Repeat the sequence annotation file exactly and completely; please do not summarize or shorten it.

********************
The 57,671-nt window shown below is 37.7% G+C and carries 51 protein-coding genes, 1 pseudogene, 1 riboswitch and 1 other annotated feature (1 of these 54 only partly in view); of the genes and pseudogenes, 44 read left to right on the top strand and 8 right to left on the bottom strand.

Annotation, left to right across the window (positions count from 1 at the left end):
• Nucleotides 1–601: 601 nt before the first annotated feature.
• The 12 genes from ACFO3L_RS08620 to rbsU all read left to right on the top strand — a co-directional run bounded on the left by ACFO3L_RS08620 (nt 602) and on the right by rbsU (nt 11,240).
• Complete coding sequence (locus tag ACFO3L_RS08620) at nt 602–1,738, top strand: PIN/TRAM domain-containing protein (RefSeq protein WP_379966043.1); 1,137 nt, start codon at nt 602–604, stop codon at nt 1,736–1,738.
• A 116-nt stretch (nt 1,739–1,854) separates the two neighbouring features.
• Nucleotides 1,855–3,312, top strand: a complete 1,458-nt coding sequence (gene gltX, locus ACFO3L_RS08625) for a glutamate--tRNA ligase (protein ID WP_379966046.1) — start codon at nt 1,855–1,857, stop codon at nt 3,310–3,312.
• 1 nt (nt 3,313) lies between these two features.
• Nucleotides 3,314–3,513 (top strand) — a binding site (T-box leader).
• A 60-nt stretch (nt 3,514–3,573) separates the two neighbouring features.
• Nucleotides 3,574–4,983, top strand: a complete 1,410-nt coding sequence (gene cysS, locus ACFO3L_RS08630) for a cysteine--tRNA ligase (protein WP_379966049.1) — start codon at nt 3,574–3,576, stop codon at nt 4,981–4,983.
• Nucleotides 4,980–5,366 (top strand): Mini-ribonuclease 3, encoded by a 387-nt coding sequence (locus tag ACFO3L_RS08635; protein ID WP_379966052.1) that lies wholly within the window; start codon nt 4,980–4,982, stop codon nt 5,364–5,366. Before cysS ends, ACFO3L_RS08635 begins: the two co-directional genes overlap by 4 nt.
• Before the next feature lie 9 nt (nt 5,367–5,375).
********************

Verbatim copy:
The 57,671-nt window shown below is 37.7% G+C and carries 51 protein-coding genes, 1 pseudogene, 1 riboswitch and 1 other annotated feature (1 of these 54 only partly in view); of the genes and pseudogenes, 44 read left to right on the top strand and 8 right to left on the bottom strand.

Annotation, left to right across the window (positions count from 1 at the left end):
• Nucleotides 1–601: 601 nt before the first annotated feature.
• The 12 genes from ACFO3L_RS08620 to rbsU all read left to right on the top strand — a co-directional run bounded on the left by ACFO3L_RS08620 (nt 602) and on the right by rbsU (nt 11,240).
• Complete coding sequence (locus tag ACFO3L_RS08620) at nt 602–1,738, top strand: PIN/TRAM domain-containing protein (RefSeq protein WP_379966043.1); 1,137 nt, start codon at nt 602–604, stop codon at nt 1,736–1,738.
• A 116-nt stretch (nt 1,739–1,854) separates the two neighbouring features.
• Nucleotides 1,855–3,312, top strand: a complete 1,458-nt coding sequence (gene gltX, locus ACFO3L_RS08625) for a glutamate--tRNA ligase (protein ID WP_379966046.1) — start codon at nt 1,855–1,857, stop codon at nt 3,310–3,312.
• 1 nt (nt 3,313) lies between these two features.
• Nucleotides 3,314–3,513 (top strand) — a binding site (T-box leader).
• A 60-nt stretch (nt 3,514–3,573) separates the two neighbouring features.
• Nucleotides 3,574–4,983, top strand: a complete 1,410-nt coding sequence (gene cysS, locus ACFO3L_RS08630) for a cysteine--tRNA ligase (protein WP_379966049.1) — start codon at nt 3,574–3,576, stop codon at nt 4,981–4,983.
• Nucleotides 4,980–5,366 (top strand): Mini-ribonuclease 3, encoded by a 387-nt coding sequence (locus tag ACFO3L_RS08635; protein ID WP_379966052.1) that lies wholly within the window; start codon nt 4,980–4,982, stop codon nt 5,364–5,366. Before cysS ends, ACFO3L_RS08635 begins: the two co-directional genes overlap by 4 nt.
• Before the next feature lie 9 nt (nt 5,367–5,375).